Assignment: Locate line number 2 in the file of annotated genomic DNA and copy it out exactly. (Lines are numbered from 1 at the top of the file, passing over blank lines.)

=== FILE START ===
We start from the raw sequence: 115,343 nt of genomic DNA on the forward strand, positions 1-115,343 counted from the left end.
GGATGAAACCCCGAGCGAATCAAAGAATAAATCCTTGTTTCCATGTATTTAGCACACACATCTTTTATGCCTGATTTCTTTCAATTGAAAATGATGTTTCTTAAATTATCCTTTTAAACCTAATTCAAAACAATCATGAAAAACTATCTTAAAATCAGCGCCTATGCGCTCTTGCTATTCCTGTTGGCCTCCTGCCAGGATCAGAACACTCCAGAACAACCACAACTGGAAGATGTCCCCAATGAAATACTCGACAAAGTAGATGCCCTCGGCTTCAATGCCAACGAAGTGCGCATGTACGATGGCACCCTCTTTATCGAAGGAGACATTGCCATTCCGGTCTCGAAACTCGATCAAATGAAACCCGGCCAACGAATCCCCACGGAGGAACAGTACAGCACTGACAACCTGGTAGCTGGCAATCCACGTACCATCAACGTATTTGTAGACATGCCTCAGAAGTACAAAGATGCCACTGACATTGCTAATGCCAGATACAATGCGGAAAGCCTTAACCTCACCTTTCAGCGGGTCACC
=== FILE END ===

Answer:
GGATGAAACCCCGAGCGAATCAAAGAATAAATCCTTGTTTCCATGTATTTAGCACACACATCTTTTATGCCTGATTTCTTTCAATTGAAAATGATGTTTCTTAAATTATCCTTTTAAACCTAATTCAAAACAATCATGAAAAACTATCTTAAAATCAGCGCCTATGCGCTCTTGCTATTCCTGTTGGCCTCCTGCCAGGATCAGAACACTCCAGAACAACCACAACTGGAAGATGTCCCCAATGAAATACTCGACAAAGTAGATGCCCTCGGCTTCAATGCCAACGAAGTGCGCATGTACGATGGCACCCTCTTTATCGAAGGAGACATTGCCATTCCGGTCTCGAAACTCGATCAAATGAAACCCGGCCAACGAATCCCCACGGAGGAACAGTACAGCACTGACAACCTGGTAGCTGGCAATCCACGTACCATCAACGTATTTGTAGACATGCCTCAGAAGTACAAAGATGCCACTGACATTGCTAATGCCAGATACAATGCGGAAAGCCTTAACCTCACCTTTCAGCGGGTCACC